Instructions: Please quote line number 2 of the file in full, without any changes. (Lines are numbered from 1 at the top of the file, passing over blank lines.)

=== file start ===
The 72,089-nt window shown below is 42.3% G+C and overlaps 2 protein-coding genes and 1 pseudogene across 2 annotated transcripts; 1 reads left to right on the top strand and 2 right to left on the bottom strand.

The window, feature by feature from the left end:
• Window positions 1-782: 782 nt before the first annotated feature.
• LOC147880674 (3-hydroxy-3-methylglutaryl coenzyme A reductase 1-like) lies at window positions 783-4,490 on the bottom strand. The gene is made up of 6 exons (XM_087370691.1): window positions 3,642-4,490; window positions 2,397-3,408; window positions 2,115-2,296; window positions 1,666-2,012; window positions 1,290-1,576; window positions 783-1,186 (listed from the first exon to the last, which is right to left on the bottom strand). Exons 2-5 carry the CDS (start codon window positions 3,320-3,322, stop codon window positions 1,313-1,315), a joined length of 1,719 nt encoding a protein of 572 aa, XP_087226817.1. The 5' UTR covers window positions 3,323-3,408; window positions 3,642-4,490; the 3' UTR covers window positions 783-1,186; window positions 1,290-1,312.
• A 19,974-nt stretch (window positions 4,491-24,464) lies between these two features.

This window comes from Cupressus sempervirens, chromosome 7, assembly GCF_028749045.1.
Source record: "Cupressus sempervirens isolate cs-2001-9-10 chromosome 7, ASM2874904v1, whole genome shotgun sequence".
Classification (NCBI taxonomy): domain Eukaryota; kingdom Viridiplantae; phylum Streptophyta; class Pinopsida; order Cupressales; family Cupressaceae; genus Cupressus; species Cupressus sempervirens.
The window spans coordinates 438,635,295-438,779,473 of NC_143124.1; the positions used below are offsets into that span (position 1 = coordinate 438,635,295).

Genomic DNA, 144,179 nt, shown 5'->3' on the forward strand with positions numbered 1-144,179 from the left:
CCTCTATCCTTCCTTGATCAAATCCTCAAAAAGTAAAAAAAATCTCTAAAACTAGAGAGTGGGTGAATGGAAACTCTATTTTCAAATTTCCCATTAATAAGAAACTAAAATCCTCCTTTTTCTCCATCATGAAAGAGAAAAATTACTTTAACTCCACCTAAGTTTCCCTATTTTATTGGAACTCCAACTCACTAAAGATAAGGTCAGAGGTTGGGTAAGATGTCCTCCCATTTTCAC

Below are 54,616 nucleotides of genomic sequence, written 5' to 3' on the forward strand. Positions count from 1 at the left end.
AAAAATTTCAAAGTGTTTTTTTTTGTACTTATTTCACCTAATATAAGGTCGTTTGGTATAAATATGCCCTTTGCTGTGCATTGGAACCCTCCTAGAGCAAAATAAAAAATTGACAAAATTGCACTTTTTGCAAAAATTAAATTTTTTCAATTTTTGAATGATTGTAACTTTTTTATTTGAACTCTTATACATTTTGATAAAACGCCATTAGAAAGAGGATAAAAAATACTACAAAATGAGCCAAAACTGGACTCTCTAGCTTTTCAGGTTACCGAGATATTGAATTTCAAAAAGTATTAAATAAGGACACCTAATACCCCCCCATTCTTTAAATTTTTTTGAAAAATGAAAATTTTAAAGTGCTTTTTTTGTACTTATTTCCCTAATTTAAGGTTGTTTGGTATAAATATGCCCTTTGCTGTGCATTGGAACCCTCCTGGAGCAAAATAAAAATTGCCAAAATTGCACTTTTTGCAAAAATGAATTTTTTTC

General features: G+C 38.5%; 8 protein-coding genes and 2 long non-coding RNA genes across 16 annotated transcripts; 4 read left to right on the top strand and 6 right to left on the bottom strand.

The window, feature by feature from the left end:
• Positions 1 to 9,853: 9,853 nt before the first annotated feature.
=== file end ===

The window, feature by feature from the left end: